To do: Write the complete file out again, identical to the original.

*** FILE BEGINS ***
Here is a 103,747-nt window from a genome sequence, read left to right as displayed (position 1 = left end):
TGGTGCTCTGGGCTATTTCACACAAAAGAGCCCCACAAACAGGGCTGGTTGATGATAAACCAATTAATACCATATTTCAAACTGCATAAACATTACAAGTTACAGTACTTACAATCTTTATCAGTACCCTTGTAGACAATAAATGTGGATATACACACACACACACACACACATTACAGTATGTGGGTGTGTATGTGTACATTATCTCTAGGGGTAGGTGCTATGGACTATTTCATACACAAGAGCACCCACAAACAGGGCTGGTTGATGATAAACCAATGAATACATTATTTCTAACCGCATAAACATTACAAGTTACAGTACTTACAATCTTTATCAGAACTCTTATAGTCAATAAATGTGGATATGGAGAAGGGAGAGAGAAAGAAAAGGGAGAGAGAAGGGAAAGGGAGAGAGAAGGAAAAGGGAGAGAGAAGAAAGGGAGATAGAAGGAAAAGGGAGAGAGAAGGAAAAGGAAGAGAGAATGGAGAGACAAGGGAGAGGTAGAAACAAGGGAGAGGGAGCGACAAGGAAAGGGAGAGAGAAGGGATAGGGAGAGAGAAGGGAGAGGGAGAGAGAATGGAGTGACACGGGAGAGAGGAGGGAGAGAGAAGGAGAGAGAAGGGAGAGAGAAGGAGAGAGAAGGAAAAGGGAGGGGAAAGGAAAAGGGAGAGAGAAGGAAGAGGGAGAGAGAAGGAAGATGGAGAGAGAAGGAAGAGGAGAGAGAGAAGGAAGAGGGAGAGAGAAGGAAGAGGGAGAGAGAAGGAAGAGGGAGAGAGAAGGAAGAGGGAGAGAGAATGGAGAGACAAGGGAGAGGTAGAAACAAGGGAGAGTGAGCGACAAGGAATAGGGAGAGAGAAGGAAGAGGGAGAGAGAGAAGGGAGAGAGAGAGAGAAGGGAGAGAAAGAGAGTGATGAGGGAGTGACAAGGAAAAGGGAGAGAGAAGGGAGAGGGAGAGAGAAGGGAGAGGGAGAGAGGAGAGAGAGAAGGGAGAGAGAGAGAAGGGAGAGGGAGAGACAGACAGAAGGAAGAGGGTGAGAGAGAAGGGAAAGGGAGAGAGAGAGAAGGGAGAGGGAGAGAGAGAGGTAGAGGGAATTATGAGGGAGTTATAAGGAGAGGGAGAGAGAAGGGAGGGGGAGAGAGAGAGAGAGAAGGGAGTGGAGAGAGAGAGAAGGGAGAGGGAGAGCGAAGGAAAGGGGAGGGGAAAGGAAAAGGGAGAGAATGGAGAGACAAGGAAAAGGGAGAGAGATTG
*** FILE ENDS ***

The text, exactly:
Here is a 103,747-nt window from a genome sequence, read left to right as displayed (position 1 = left end):
TGGTGCTCTGGGCTATTTCACACAAAAGAGCCCCACAAACAGGGCTGGTTGATGATAAACCAATTAATACCATATTTCAAACTGCATAAACATTACAAGTTACAGTACTTACAATCTTTATCAGTACCCTTGTAGACAATAAATGTGGATATACACACACACACACACACACATTACAGTATGTGGGTGTGTATGTGTACATTATCTCTAGGGGTAGGTGCTATGGACTATTTCATACACAAGAGCACCCACAAACAGGGCTGGTTGATGATAAACCAATGAATACATTATTTCTAACCGCATAAACATTACAAGTTACAGTACTTACAATCTTTATCAGAACTCTTATAGTCAATAAATGTGGATATGGAGAAGGGAGAGAGAAAGAAAAGGGAGAGAGAAGGGAAAGGGAGAGAGAAGGAAAAGGGAGAGAGAAGAAAGGGAGATAGAAGGAAAAGGGAGAGAGAAGGAAAAGGAAGAGAGAATGGAGAGACAAGGGAGAGGTAGAAACAAGGGAGAGGGAGCGACAAGGAAAGGGAGAGAGAAGGGATAGGGAGAGAGAAGGGAGAGGGAGAGAGAATGGAGTGACACGGGAGAGAGGAGGGAGAGAGAAGGAGAGAGAAGGGAGAGAGAAGGAGAGAGAAGGAAAAGGGAGGGGAAAGGAAAAGGGAGAGAGAAGGAAGAGGGAGAGAGAAGGAAGATGGAGAGAGAAGGAAGAGGAGAGAGAGAAGGAAGAGGGAGAGAGAAGGAAGAGGGAGAGAGAAGGAAGAGGGAGAGAGAAGGAAGAGGGAGAGAGAATGGAGAGACAAGGGAGAGGTAGAAACAAGGGAGAGTGAGCGACAAGGAATAGGGAGAGAGAAGGAAGAGGGAGAGAGAGAAGGGAGAGAGAGAGAGAAGGGAGAGAAAGAGAGTGATGAGGGAGTGACAAGGAAAAGGGAGAGAGAAGGGAGAGGGAGAGAGAAGGGAGAGGGAGAGAGGAGAGAGAGAAGGGAGAGAGAGAGAAGGGAGAGGGAGAGACAGACAGAAGGAAGAGGGTGAGAGAGAAGGGAAAGGGAGAGAGAGAGAAGGGAGAGGGAGAGAGAGAGGTAGAGGGAATTATGAGGGAGTTATAAGGAGAGGGAGAGAGAAGGGAGGGGGAGAGAGAGAGAGAGAAGGGAGTGGAGAGAGAGAGAAGGGAGAGGGAGAGCGAAGGAAAGGGGAGGGGAAAGGAAAAGGGAGAGAATGGAGAGACAAGGAAAAGGGAGAGAGATTG